The Centrist Solution
How We Made Government Work and Can Make It Work Again
Senator Joseph Lieberman offers a master class in effective government by probing his forty years in elective office—from the Vietnam War era to the Presidency of Barack Obama—and by shining a light on historic acts of centrism and compromise, extracting productive and problem-solving lessons and techniques we need now more than ever.
In this era of extremism, our largest problems remain unsolved and our international leadership is compromised. Having two fiercely opposed political parties is what John Adams, the second President of the United States, dreaded “as the greatest political evil under our Constitution.”
If American government is to work, it must do so in the center—where open discussion, hard negotiation, and effective compromise take place. No living politician knows this better than former Senator Joseph I. Lieberman, who served for forty years in state and national government, including twenty-four in the United States Senate and a campaign for the Vice Presidency.
In this vivid account of his political life, Senator Lieberman shows how legislative progress and all-inclusive government occurs when politicians reject extremism and embrace productive compromise. In The Centrist Solution, he shines a light on ten milestones of centrist success during his time in government—from the Clean Air Act of 1990 and the Balanced Budget Act of 1997 to the creation of the Department of Homeland Security and the repeal of the military’s anti-gay “Don’t Ask, Don’t Tell” policy, along with a Vice Presidential run with Presidential Candidate Al Gore, and being vetted by John McCain to be his potential running mate on the 2008 Republican Ticket.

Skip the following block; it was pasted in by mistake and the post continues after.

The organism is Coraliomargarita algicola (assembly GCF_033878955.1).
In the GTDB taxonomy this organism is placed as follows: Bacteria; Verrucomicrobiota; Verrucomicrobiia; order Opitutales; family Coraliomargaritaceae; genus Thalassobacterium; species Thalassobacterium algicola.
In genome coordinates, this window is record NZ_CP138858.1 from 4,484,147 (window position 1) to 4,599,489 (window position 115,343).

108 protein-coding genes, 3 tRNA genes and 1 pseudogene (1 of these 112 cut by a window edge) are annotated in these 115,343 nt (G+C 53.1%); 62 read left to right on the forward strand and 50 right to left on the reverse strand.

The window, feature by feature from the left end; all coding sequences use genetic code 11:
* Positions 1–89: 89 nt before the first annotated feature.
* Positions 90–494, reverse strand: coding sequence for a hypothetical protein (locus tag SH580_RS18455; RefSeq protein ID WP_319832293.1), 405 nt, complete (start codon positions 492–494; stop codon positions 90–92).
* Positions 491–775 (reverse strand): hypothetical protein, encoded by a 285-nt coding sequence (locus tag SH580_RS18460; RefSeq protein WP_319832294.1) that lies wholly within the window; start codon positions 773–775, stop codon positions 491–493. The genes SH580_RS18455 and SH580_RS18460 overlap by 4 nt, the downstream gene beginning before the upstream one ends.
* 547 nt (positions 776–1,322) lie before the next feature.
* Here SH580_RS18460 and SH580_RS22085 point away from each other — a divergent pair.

In the telling, Senator Lieberman extracts clear lessons and proven methods of centrist collaboration that can carry us forward after years of partisan warfare and legislative inaction. The centrist solution leads to government truly of the people, by the people, and for the people—a citizenry looking for solutions, not extremist standoffs.